What kind of oil you’re using will have a large bearing on whether your cast iron will become sticky or not. These can be categorized into two broad categories: saturated fats and unsaturated fats.

Saturated fats mostly come from animal fats like lard, butter, and other rendered fats. Some plant-based oils like coconut oil and palm oil are also under this category. Meanwhile, unsaturated fats mostly come from plant sources like olive oil, canola oil, and avocado oil. 

Of these two, unsaturated fats are the better type of oil for use in seasoning your cast iron cookware as they are more reactive, which means that they can form the polymerized chains necessary to produce a great layer of seasoning. While saturated fats can still be used for seasoning, unsaturated fats just do the job better.

The Solution: The easiest thing to do here is to switch to unsaturated fats. 

However, if you’d like to continue using lard or any other type of saturated fat to season your pan, then you should make sure to melt these fats first before application (saturated fats tend to solidify at room temperature). Rubbing them on the pan in their solid form will likely result in melted fat pooling on the surface during the seasoning process, and as discussed earlier, that is one of the primary causes of stickiness in a cast iron pan.

5. You’ve failed to reach the oil’s smoke point

Fat molecules are the building blocks needed to create a cast iron pan’s seasoning. However, they need to be treated with enough heat to kickstart the polymerization process. This begs the question: how much heat is needed to polymerize cooking oils?

The answer is it depends. Each type of oil has what is called a smoke point, which is the temperature at which it starts to burn and produce smoke. If the temperature somehow does not reach the smoke point or if the pan was taken out of the heat before enough time has elapsed, you will end up with something that I can only describe as a halfway polymerized goo that will cause food to stick on the pan.

However, you must be careful with going past the smoke point of oils as this can result in you burning off your seasoning. Yes, burnt and ashy seasoning is not good for anyone. 

The Solution: Apart from knowing the smoke point of your choice of oil, you must also ensure that your pan is being subjected to that temperature during seasoning. This may come in the form of simply choosing the right oven settings before starting the seasoning process. If you’re really meticulous, you can get a Bluetooth oven thermometer that can send you temperature reports on your phone.

Additionally, you should look for visual cues after pulling your pan out from the heat. If you see any signs of stickiness, scrub the ruined layer off and start again.

Can You Cook With a Sticky Cast Iron Pan?

Yes, you can cook in a sticky cast iron pan – but you probably shouldn’t. While your food will cook as usual, there are a few reasons why this is a bad idea.

First and foremost, your food will stick to the pan. Not only is this annoying to deal with, but it may also ruin the presentation of your dish. Some of the unfinished layers of seasoning may also latch onto your food, which will impart black specks on your meal. While these are not harmful especially in small doses, it could still ruin an otherwise great dish.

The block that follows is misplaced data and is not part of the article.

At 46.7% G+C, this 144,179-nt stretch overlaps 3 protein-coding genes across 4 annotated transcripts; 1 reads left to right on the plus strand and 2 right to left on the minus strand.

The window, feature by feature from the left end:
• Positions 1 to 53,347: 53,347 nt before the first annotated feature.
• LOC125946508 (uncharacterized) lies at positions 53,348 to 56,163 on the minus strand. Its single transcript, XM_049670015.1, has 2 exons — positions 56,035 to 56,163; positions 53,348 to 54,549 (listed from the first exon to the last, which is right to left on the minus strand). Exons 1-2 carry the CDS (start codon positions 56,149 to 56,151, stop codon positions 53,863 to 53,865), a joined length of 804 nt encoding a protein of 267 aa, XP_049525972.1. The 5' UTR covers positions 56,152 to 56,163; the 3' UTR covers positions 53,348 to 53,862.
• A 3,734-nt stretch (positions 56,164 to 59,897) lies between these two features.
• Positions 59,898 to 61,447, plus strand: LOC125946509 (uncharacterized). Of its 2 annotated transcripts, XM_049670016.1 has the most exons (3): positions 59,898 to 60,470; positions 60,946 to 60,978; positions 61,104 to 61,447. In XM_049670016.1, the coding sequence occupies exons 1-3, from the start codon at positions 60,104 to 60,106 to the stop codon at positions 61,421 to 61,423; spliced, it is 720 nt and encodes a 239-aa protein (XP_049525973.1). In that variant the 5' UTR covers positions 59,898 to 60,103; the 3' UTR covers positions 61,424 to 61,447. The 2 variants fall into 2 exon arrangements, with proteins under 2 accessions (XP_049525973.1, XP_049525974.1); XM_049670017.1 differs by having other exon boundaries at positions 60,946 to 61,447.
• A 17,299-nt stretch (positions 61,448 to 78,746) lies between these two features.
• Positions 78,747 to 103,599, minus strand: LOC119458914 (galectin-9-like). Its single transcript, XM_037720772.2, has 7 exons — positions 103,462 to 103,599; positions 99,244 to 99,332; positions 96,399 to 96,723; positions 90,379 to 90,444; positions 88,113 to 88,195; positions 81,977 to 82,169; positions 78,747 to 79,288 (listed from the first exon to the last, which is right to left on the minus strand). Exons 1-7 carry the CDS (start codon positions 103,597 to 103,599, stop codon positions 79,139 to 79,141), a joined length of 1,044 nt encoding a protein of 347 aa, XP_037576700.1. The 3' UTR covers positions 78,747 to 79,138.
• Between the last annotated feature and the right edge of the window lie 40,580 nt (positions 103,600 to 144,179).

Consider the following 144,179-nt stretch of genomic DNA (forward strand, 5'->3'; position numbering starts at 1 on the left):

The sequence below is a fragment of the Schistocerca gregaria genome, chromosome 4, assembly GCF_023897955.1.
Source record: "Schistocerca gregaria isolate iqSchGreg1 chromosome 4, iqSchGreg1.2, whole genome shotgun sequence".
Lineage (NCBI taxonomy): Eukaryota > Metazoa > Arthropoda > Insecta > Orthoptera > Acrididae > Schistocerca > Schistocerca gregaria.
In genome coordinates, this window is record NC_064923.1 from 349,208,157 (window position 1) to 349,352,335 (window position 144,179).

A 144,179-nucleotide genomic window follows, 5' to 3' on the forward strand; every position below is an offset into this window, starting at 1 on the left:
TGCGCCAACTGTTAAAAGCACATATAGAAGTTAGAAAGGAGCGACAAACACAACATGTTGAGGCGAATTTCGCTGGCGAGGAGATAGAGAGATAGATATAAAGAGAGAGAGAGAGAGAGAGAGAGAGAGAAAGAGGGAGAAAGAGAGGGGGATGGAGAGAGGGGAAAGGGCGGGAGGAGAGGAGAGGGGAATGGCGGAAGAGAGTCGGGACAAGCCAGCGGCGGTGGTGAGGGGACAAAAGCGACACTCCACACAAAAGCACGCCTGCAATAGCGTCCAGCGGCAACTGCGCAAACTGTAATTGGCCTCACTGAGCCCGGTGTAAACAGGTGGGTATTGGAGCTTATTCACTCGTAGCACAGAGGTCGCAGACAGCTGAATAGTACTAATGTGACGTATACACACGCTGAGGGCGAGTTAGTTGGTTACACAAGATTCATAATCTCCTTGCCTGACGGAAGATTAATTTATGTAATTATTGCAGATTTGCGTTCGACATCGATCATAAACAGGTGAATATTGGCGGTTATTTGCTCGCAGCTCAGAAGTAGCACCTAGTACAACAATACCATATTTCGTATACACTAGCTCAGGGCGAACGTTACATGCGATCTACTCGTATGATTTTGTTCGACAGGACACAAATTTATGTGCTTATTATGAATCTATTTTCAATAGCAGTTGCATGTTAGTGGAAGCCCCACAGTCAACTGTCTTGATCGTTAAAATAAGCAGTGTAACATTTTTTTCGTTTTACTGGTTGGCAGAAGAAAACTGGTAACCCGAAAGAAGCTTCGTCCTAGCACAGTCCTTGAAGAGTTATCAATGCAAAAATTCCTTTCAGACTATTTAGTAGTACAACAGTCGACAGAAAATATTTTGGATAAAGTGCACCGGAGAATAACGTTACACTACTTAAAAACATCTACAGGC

The sticky black residue on the pan may also prevent a new layer of seasoning from developing properly on the pan, so be sure to address your pan’s sticky situation first before you cook a meal. Luckily, fixing this problem is quite straightforward.

How To Fix a Sticky Cast Iron Pan in 3 Steps

Fixing a sticky cast iron pan is easier than you think – you’ll only need a few things and a lot of elbow grease to get the job done. These are the steps you should do to get out of your sticky pan situation:

1. Wash the pan with warm soapy water

The first step of fixing a sticky cast iron pan is by wetting it with warm soapy water and scrubbing it with a metal chainmail scrubber. 

With that said. let us dispel a rumor: yes, you can use mild dish soap to clean your cast iron pan without it doing damage to the seasoning. In fact, I think that it is necessary in this case as the soap helps break down the halfway polymerized seasoning. You can also sprinkle mild abrasives like salt and baking soda while scrubbing to help you make quick work of the sticky residue on the surface of the pan. Rinse off the soap and the detritus once you’re satisfied.

2. Dry the pan thoroughly

After rinsing, you should ensure that the pan is dry before you apply a layer of oil on its surface. 

With a rag, wipe the pan until there are no visible beads of water anywhere on its surface. You should also heat the pan on the burner for a minute or two so that water that was not wiped away will evaporate off the pan – ensuring that it is bone dry during oiling.

3. Apply a thin layer of oil to the pan

Now that the pan is dry, it is now ready to be oiled!

Put a few glugs of oil on the pan and rub it on every nook and cranny you can see. Make sure that there are no dull spots on the pan. 

Once you’ve applied the oil all over the pan, wipe away any excess oils using a towel or a rag – you don’t want to repeat the same problem now, would you?

Note: At this point, you can put the oiled cast iron pan in storage if you do not have plans on seasoning it. But for those who plan to put a fresh layer of coating on their pan, here is a detailed guide on how you should season a cast iron pan.

Wrapping Up

While fixing a sticky cast iron pan is not a hard endeavor,  I think we can all agree that prevention is better than cure.

If you’re still hungry for more information on everything about cast iron cookware, then be sure to check out the rest of the Cult of Cast Iron blog!